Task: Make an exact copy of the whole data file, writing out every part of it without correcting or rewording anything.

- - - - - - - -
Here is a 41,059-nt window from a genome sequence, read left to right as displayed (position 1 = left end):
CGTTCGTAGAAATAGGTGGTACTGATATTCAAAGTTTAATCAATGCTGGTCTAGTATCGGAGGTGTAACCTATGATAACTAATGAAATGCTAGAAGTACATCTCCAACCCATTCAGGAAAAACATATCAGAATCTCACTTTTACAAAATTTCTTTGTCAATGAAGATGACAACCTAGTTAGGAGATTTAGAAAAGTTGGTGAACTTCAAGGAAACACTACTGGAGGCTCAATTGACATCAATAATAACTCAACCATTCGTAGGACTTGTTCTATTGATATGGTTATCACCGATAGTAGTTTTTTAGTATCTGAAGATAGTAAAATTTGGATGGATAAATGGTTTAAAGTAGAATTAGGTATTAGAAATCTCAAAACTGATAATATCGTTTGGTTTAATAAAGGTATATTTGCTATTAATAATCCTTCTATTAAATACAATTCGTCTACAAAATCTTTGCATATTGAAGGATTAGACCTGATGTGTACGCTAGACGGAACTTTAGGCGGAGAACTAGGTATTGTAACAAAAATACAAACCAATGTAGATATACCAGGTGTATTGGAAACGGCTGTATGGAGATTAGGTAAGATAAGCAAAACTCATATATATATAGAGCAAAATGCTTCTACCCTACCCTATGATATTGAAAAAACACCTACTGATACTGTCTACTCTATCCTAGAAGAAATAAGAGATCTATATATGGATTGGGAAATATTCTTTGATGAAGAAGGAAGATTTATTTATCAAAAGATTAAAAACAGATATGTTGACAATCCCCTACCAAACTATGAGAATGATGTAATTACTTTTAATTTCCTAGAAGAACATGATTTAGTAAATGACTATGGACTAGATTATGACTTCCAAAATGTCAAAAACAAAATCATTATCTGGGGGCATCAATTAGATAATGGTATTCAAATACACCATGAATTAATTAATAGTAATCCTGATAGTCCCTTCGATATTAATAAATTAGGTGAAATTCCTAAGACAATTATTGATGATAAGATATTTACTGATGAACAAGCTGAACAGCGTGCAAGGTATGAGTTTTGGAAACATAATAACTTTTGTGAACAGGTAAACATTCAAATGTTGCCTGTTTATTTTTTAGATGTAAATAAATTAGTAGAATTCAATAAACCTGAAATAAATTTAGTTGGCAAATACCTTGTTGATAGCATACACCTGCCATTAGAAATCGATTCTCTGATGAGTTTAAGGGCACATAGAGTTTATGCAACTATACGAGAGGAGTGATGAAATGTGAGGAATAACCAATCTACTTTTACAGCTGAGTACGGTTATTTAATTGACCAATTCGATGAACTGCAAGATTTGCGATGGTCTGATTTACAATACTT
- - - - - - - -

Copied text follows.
Here is a 41,059-nt window from a genome sequence, read left to right as displayed (position 1 = left end):
CGTTCGTAGAAATAGGTGGTACTGATATTCAAAGTTTAATCAATGCTGGTCTAGTATCGGAGGTGTAACCTATGATAACTAATGAAATGCTAGAAGTACATCTCCAACCCATTCAGGAAAAACATATCAGAATCTCACTTTTACAAAATTTCTTTGTCAATGAAGATGACAACCTAGTTAGGAGATTTAGAAAAGTTGGTGAACTTCAAGGAAACACTACTGGAGGCTCAATTGACATCAATAATAACTCAACCATTCGTAGGACTTGTTCTATTGATATGGTTATCACCGATAGTAGTTTTTTAGTATCTGAAGATAGTAAAATTTGGATGGATAAATGGTTTAAAGTAGAATTAGGTATTAGAAATCTCAAAACTGATAATATCGTTTGGTTTAATAAAGGTATATTTGCTATTAATAATCCTTCTATTAAATACAATTCGTCTACAAAATCTTTGCATATTGAAGGATTAGACCTGATGTGTACGCTAGACGGAACTTTAGGCGGAGAACTAGGTATTGTAACAAAAATACAAACCAATGTAGATATACCAGGTGTATTGGAAACGGCTGTATGGAGATTAGGTAAGATAAGCAAAACTCATATATATATAGAGCAAAATGCTTCTACCCTACCCTATGATATTGAAAAAACACCTACTGATACTGTCTACTCTATCCTAGAAGAAATAAGAGATCTATATATGGATTGGGAAATATTCTTTGATGAAGAAGGAAGATTTATTTATCAAAAGATTAAAAACAGATATGTTGACAATCCCCTACCAAACTATGAGAATGATGTAATTACTTTTAATTTCCTAGAAGAACATGATTTAGTAAATGACTATGGACTAGATTATGACTTCCAAAATGTCAAAAACAAAATCATTATCTGGGGGCATCAATTAGATAATGGTATTCAAATACACCATGAATTAATTAATAGTAATCCTGATAGTCCCTTCGATATTAATAAATTAGGTGAAATTCCTAAGACAATTATTGATGATAAGATATTTACTGATGAACAAGCTGAACAGCGTGCAAGGTATGAGTTTTGGAAACATAATAACTTTTGTGAACAGGTAAACATTCAAATGTTGCCTGTTTATTTTTTAGATGTAAATAAATTAGTAGAATTCAATAAACCTGAAATAAATTTAGTTGGCAAATACCTTGTTGATAGCATACACCTGCCATTAGAAATCGATTCTCTGATGAGTTTAAGGGCACATAGAGTTTATGCAACTATACGAGAGGAGTGATGAAATGTGAGGAATAACCAATCTACTTTTACAGCTGAGTACGGTTATTTAATTGACCAATTCGATGAACTGCAAGATTTGCGATGGTCTGATTTACAATACTT